But there’s a catch. The enigma around engagement is that even though you know when it is or isn’t happening, you can’t always point to why exactly.
Let’s go back to how employers think about engagement: their employees show up and do what’s asked of them over and over again. But what happens when one of those collaborating employees is sick? Or when tasks or responsibilities grow in scope? Employees will then be forced to approach different colleagues, with different expertise, in search of support.
The willingness to make connections at work with colleagues you wouldn’t normally collaborate with is what sets apart ‘the engagement haves’ from the have nots. The ability for employees to make things happen, across set lines of communication and structure, is a pillar of the elusive "engagement”. This industrious and improvisational attitude should be encouraged in workforces around the world, yet is rarely acknowledged, and hard to measure. Making due with what you can, and getting things done despite obstacles, is when workplace magic happens. It’s when your employees find one another. But this can only happen, and flourish, when employers understand that workplace engagement cannot be measured in fixed, static terms. Engaged workplaces are a harmonious symphony of moving parts, and need to be measured as such.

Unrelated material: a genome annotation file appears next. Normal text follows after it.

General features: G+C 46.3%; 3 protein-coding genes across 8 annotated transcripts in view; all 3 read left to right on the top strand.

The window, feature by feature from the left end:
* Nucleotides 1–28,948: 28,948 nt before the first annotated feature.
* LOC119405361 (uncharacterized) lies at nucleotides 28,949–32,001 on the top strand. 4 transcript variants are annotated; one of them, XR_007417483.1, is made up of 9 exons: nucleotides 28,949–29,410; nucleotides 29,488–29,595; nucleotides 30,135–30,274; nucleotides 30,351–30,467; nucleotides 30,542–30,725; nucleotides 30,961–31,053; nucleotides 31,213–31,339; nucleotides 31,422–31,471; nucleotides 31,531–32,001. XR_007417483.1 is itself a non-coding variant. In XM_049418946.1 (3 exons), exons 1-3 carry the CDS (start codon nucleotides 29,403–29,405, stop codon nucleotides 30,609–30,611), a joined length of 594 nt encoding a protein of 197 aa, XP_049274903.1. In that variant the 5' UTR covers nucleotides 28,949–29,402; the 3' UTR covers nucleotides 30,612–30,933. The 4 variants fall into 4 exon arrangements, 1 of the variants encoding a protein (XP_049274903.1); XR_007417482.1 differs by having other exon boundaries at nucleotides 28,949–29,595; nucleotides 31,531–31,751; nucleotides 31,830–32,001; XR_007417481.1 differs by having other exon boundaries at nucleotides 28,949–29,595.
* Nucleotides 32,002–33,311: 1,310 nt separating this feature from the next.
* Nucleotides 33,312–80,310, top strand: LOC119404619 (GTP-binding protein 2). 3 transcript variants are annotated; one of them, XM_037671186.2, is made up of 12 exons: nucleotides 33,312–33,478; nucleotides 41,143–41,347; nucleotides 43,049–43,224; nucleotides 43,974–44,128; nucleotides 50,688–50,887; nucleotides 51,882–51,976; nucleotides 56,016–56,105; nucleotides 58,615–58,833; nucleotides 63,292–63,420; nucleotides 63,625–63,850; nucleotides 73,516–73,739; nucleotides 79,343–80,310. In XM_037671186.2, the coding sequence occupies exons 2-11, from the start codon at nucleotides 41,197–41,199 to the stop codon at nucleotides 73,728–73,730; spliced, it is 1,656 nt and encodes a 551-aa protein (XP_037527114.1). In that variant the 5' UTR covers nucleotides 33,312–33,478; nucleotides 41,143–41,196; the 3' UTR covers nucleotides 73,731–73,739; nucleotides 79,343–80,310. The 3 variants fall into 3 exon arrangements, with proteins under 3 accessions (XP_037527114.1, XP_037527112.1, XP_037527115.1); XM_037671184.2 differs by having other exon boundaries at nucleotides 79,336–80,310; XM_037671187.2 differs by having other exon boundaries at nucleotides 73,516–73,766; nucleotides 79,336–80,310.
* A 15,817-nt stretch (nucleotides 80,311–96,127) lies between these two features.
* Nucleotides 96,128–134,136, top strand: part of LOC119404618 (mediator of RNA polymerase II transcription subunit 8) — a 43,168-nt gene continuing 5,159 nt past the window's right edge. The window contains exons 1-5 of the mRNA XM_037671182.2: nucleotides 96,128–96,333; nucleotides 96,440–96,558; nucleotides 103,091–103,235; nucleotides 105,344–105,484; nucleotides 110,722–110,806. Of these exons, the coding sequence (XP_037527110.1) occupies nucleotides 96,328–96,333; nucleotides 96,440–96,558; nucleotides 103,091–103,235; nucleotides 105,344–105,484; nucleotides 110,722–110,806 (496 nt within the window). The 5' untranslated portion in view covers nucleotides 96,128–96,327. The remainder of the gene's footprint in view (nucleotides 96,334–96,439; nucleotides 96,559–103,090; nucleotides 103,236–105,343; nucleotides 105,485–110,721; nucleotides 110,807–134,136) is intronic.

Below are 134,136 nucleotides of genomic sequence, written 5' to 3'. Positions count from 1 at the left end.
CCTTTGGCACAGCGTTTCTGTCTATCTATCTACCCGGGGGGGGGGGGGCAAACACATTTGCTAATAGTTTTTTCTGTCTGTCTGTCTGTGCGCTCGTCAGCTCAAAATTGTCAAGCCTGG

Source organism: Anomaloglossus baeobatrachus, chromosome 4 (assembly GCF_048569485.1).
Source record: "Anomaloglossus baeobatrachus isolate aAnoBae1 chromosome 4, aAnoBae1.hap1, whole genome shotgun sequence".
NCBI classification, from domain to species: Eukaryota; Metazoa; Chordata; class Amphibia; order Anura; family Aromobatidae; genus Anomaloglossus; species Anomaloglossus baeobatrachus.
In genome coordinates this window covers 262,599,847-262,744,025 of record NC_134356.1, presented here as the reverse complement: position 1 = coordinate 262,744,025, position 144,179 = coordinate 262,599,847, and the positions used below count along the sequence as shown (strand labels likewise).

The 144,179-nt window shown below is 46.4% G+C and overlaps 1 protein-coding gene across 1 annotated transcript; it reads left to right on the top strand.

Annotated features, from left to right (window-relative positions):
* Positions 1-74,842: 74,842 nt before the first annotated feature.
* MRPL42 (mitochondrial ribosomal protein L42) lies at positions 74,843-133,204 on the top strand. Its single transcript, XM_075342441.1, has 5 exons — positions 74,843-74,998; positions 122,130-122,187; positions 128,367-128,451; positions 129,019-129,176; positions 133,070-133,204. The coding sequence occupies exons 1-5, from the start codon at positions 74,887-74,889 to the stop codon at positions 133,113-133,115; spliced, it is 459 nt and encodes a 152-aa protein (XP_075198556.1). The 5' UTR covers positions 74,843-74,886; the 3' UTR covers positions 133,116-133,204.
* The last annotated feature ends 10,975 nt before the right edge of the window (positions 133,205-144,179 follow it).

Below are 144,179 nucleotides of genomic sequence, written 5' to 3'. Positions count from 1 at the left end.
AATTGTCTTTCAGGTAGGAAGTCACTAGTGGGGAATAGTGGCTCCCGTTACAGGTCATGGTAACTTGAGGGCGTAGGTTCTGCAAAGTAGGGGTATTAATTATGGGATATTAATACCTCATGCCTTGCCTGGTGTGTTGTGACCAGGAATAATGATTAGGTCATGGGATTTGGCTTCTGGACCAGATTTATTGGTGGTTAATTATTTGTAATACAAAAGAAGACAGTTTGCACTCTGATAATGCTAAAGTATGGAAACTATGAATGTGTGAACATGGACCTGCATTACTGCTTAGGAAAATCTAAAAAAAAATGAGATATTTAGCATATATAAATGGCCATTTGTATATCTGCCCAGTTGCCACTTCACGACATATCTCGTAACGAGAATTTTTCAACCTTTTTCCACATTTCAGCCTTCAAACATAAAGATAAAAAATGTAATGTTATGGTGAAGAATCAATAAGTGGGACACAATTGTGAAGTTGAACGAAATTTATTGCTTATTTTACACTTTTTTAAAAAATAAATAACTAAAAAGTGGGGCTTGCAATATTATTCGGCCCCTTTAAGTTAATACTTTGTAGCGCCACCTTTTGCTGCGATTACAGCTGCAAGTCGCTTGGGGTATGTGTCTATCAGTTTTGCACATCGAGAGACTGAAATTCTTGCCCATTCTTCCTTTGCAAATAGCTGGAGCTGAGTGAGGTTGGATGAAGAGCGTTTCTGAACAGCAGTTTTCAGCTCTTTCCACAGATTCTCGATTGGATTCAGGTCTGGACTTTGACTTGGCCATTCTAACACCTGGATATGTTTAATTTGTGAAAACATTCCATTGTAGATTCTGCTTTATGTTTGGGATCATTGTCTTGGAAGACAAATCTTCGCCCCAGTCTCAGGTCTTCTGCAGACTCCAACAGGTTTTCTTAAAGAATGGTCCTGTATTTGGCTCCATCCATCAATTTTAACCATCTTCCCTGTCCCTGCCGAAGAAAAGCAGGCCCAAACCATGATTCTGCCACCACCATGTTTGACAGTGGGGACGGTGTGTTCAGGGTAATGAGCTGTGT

How can we define this elusive equilibrium? Whatever you want to call it, be it (excuse the buzzword) ‘synergy’, ‘effortless team dynamics’, or having a ‘well-oiled machine’, it’s the state reached when things run smoothly and your customer experience soars. Most of us have no idea about what really creates this ‘synergy’. When you ask happy employees why things are going well at work, even they themselves won’t be able to describe it accurately.
This can be explained by the brain. When you ask people about their feelings toward their relationship with work or personal relationships, it triggers a part of the reptilian area of the brain (the most primitive area of the brain) known as the ventral tegmental area (VTA), where dopamine is made. Keep in mind that this area lies apart from your cognitive and emotional brain function, explaining why you aren’t able to accurately describe activities that happen in the VTA.